But this isn’t a post to justify writing sexy sex or philosophizing about what real success means. A couple of days ago I received an email notice from All Romance Ebooks stating that they were lifting their minimum title requirement for sellers. I remembered my conversation with KA and I couldn’t help thinking…never mind do we need a mainstream publisher, the real question is do we need a publisher at all?

 (Quick answer? Yes, you probably do, but that’s a discussion for another day.)

The last decade has been a frightening time for the mainstream publishing establishment, and it’s about to get a lot more frightening. It’s also getting a little scary for indie and small presses because technology combined with Smashwords, Lulu, Amazon, Goodreads, and a host of other sites and services make self-publishing viable in a way it’s never been before.

And I say that as a publishing traditionalist.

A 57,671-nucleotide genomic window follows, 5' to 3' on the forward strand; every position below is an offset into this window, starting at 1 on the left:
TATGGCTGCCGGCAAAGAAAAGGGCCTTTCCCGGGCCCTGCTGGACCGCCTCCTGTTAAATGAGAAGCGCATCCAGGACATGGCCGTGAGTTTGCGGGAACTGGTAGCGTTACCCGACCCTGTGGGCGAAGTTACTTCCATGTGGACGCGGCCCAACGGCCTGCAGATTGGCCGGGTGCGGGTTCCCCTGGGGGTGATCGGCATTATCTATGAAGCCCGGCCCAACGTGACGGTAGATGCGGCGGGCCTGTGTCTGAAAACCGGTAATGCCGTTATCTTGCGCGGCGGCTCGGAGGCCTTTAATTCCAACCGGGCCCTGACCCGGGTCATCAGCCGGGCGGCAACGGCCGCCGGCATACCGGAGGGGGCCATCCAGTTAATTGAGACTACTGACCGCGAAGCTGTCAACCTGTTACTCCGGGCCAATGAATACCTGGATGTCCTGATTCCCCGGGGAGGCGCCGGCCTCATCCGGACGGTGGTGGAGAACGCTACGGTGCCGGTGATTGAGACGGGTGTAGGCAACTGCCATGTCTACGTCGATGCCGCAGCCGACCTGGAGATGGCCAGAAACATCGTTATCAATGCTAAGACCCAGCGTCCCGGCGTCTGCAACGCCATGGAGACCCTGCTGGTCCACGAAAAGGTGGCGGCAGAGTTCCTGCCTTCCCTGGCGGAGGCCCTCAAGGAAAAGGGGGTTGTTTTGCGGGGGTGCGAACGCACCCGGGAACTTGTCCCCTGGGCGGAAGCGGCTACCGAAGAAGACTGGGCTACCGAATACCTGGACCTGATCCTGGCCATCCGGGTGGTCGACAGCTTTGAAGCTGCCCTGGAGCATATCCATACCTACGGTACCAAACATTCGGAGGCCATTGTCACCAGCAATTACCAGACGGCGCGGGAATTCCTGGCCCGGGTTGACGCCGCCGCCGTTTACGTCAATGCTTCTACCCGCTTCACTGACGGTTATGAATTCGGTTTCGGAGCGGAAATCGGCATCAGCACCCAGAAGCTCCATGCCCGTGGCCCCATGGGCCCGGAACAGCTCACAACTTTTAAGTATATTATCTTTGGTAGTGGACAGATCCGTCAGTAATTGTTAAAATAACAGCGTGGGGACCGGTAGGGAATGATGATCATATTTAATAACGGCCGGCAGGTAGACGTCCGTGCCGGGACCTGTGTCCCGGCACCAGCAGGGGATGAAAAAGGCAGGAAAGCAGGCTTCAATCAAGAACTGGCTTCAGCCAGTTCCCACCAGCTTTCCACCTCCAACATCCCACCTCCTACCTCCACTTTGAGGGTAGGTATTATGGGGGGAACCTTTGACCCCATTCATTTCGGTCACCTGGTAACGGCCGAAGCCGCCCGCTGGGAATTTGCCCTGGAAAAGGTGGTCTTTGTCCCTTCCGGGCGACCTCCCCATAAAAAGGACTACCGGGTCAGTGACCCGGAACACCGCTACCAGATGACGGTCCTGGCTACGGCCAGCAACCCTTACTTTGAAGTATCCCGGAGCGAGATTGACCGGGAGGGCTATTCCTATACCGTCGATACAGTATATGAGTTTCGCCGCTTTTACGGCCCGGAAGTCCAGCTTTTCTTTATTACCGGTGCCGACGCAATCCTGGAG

* * * * *

Because of Man Oh Man: Writing M/M Fiction for Kinks & Ca$h, I regularly receive a lot of email from my fellow writers. I have to say I find some of their questions harder and harder to answer. The industry has changed so much that how I originally got published is barely relevant these days. It doesn’t work like that anymore. Self-publishing, ebooks, and the internet have changed how we do business — how we all do business.

Social media has replaced much of traditional book promotion and ebooks are the single fastest growing (exponentially) segment of publishing. But what does that really mean to you, the writer of m/m fiction?